Book Review: ‘Terror of the Lost Tokusatsu Films!’ by John LeMay

by Nathan Marchand

You may remember John LeMay from our interview with him several weeks ago. He’s the author of multiple books, most notably The Big Book of Japanese Giant Monster Movies (Vol. 1 and 2) and The Big Book of Japanese Giant Monster Movies: The Lost Films. His newest book, Terror of the Lost Tokusatsu Films! (props for the Terror of Mechagodzilla-style title), is a sequel to The Lost Films. This one details the many unmade, mostly non-kaiju films from Toho, Daiei, and Toei, among others.

The book is comprised of two parts—“unmade films” and “rare films”—and multiple appendices. The films in each section are listed in chronological order, making it easy to see where they fit into Japanese film history and how they often fed into each other. In part one, readers will learn about the strange crossover film Frankenstein vs. the Human Vapor that probably led to Frankenstein Conquers the World and a pseudo-sequel to Atragon called The Flying Battleship. Heck, there was even a planned sequel to Toho’s 1973 mega-hit Submersion of Japan called After Japan Sinks. (The author of the novel that inspired the film wrote two sequels, by the way).

As fascinating as it is to see what could’ve been, part two is a treasure trove of rare gems that will make tokusatsu film hunters say, “Challenge accepted!” You’ll learn about Kaijuvision Radio favorite screenwriter Shinichi Sekizawa’s 1956 passion project Fearful Attack of the Flying Saucers, a film not unlike The Day the Earth Stood Still that Sekizawa wrote and directed(!). There’s also entries on the various Invisible Man films produced by Toho and other Japanese studios. I’d no idea that book (and film) was that popular in Japan.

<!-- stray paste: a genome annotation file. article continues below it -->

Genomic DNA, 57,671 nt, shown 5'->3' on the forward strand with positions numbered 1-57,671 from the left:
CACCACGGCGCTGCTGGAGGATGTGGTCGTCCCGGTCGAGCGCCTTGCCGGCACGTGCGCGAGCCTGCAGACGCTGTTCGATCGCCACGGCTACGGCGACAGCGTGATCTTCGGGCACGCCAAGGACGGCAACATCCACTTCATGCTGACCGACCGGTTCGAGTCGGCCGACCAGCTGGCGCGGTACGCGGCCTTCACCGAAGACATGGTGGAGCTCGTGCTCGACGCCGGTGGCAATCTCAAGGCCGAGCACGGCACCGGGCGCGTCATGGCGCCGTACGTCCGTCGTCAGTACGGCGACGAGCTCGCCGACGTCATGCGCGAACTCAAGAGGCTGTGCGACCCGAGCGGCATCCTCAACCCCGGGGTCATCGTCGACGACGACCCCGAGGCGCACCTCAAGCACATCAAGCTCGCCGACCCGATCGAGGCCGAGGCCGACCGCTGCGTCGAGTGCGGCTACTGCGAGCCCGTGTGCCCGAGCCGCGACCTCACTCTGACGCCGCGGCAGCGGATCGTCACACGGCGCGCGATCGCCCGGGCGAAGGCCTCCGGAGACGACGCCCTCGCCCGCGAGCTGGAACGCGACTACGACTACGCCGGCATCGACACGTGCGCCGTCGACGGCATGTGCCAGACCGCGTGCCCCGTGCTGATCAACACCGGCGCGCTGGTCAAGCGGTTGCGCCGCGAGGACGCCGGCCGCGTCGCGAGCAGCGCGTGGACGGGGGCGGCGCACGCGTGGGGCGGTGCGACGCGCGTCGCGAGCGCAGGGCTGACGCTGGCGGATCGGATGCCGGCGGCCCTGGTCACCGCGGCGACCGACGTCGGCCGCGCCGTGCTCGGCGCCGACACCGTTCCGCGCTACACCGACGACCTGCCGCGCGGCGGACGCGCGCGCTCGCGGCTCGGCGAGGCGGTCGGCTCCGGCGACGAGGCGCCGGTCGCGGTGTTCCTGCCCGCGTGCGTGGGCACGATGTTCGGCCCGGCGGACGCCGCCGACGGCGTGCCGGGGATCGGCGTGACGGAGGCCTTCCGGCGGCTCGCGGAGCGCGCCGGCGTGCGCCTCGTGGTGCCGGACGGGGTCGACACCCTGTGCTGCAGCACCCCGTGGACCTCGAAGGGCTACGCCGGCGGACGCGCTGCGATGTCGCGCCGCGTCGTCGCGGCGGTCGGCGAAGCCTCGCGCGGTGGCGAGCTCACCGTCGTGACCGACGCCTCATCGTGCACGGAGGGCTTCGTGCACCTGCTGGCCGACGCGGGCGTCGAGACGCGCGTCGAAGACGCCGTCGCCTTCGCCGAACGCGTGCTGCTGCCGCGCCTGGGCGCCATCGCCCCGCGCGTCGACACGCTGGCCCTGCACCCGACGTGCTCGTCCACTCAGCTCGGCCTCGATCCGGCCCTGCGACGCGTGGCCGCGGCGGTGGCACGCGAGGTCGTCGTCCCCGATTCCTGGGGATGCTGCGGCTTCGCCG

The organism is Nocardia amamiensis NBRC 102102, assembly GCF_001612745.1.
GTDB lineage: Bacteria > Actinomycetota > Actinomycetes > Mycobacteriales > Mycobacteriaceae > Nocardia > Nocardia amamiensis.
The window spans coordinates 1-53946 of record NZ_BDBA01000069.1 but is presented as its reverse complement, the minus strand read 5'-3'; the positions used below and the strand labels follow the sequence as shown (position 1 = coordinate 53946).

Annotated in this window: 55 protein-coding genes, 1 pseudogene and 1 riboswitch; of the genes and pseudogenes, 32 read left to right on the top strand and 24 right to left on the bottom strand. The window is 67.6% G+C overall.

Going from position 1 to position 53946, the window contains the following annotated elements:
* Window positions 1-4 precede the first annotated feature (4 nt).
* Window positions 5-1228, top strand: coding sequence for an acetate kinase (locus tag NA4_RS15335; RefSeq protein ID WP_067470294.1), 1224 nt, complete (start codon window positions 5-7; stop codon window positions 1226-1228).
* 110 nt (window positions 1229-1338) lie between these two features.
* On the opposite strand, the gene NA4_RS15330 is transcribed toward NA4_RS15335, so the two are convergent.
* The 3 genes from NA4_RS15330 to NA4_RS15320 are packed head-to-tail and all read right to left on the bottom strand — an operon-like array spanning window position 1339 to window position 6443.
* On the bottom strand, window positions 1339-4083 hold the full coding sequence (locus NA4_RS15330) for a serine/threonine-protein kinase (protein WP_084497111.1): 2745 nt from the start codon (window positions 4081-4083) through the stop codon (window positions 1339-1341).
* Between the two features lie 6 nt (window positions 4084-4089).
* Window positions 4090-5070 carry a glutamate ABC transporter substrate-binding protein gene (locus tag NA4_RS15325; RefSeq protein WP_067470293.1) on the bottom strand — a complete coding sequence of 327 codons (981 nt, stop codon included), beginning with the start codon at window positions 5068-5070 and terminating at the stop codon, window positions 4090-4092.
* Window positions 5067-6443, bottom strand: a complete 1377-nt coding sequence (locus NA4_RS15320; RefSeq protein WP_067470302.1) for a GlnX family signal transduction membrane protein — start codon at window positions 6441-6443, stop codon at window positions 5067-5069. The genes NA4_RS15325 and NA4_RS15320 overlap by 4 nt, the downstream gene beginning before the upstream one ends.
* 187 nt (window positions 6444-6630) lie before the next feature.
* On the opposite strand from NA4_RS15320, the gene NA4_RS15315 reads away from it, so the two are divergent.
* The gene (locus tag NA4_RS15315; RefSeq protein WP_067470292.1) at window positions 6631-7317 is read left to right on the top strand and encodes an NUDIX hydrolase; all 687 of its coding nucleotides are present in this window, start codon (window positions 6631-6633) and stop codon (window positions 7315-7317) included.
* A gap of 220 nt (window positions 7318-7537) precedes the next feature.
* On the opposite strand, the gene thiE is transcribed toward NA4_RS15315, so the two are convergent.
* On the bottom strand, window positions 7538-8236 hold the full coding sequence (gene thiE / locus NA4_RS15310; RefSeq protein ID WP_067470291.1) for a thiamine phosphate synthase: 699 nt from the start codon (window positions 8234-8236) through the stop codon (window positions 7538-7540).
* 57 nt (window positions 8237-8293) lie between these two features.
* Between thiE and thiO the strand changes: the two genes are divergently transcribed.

Starting with part two, the book includes guest essays by several other authors. They’re connected in some way to whatever film LeMay just detailed. The best one, in my opinion, is Peter H. Brothers’ piece, “The Horror Films of Ishiro Honda,” where he analyzes The H-Man, The Human Vapor, and Matango. This is followed by a pair of essays pertaining to “A Voice in the Night,” the short story by William Hope Hodgson that inspired Matango.

Finally, the appendices are packed with even more information and great supplements. My favorite was the one that included synopses of several of the unmade films, including translations of the original story treatments. It was great reading text penned by Sekizawa and others.

The book is well-organized. Each entry flows into the next, making for quick and easy reading. There’s a bibliography and index for speedy referencing.

The biggest improvement over LeMay’s previous books is actually the presentation. In the forward by Colin McMahon, he talks about going to local video stores and discovering new Godzilla and kaiju movies and how that same sort of thrill now comes from learning about these lost films. To that end, the book is designed to resemble a video tape—complete with “VHS” printed on the spine and the sentence, “Superior Quality Video Tape Recorded in LP Mode” on the back cover. Each film entry is designed like the title of a VHS cassette, often sporting the FBI copyright warning or hyperbolic taglines. It adds some great nostalgic flavoring. I rarely see such a creatively designed book.

If you’re looking to continue a journey into lost film, read this. If you’re looking to expand your horizons, read this. Heck, if you’re a tokusatsu fan, you owe it to yourself to read this!